In Psalm 26, David says, “Vindicate me, Lord, for I have led a blameless life; I have trusted in the Lord and have not faltered. Test me, Lord, and try me, examine my heart and my mind; for I have always been mindful of your unfailing love and have lived in reliance on your faithfulness. If God tested and tried you, would he find you blameless? Would He say you have trusted in Him and not faltered? Would He say that you have always been mindful of His unfailing love towards you and that you have lived your life relying on God’s faithfulness towards you?
2. Loves Truth
One of Satan’s most often used tactics is lies. Jesus said in John 8:44, “You are of your father the devil, and your will is to do your father’s desires. He was a murderer from the beginning, and does not stand in the truth, because there is no truth in him. When he lies, he speaks out of his own character, for he is a liar and the father of lies.” Liars belong to the devil.
But in John 8:32, Jesus says that we can “know the truth and the truth will set us free.” In Psalm 51:6, we find that God delights in truth. And John 1:15 tells us that Jesus was full of grace and truth. In John 14:6 Jesus says, “I am the way the truth, and the life. No one comes to father, but by Me.” Jesus is the truth. Titus 1:2 says God cannot lie. He cannot lie, so He is truth. To love truth is to love God.
To love truth is to also be truthful. Ephesians 4:15 says, “Instead, speaking the truth in love, we will in all things grow up into him who is the Head, that is, Christ.” And then in verse 25, it says, “Therefore each of you must put off falsehood and speak truthfully to his neighbor, for we are all members of one body.” One cannot love truth, but speak lies. The person who lives in the presence of God will say only what he knows to be true. He does not bear tales, or gossip about others. How many of us have avoided the truth because it might hurt or it might cost us something? To love truth is to be truthful, even when it costs you something.
3. Loves Others
While Jesus walked this earth, he demonstrated His great love of us. In Acts 10:38, Paul wrote that Jesus “went around doing good and healing all who were under the power of the devil.” Even as the Jews yelled for his crucifixion, Jesus did not slander or cast slurs on his fellowman. He loved them. That’s why he came to this earth. Because of His love for us. It was His love for us that sent Him to the cross to pay our sin debt for us.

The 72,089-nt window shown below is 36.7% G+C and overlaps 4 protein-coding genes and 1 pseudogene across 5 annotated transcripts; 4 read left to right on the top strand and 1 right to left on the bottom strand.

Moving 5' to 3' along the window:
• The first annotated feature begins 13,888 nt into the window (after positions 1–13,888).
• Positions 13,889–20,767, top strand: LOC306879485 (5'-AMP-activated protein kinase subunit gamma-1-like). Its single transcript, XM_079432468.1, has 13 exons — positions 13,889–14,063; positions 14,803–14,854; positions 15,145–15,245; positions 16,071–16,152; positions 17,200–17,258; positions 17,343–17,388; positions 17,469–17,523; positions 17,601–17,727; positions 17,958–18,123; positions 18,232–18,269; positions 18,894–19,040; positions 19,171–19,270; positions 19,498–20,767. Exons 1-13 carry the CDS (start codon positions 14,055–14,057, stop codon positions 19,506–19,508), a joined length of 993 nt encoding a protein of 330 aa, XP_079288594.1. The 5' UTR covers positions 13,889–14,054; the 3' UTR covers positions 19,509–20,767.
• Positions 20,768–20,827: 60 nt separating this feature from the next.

Jesus said in John 13:34, “A new commandment I give to you, that you love one another: Just as I have loved you, you also are to love one another.” Every person is a unique creation of God, created in His image and we are to love everyone. David expresses the idea of loving others by saying he “does not slander with his tongue and does no evil to his neighbor, nor takes up a reproach against his friend.” So the person who lives in the presence of God demonstrates their love for others by not slandering, backbiting or casting slurs on them. They do no gossip or spread rumors. Nor do they participate in name calling. And they do not flatter others to their face and then stab them in the back.
4. Honors Righteousness
In the next verse, it can almost seem like David is contradicting himself. He just said that he did not slander others or do them evil. Now he says he despises the vile person, but honors those who fear the Lord. While he is a man who loves others, he still disapproves of those who are not true through and through, especially those who treat God and His ways lightly, but honors those who truly fear God, and whose lives reveal the fact. ‘Despised’ is not to be taken in its literal meaning. It rather indicates disapproval, not so much of the person, as of the person’s way of life and attitude towards God. He does not hate sinners but his close friends are those who fear the Lord.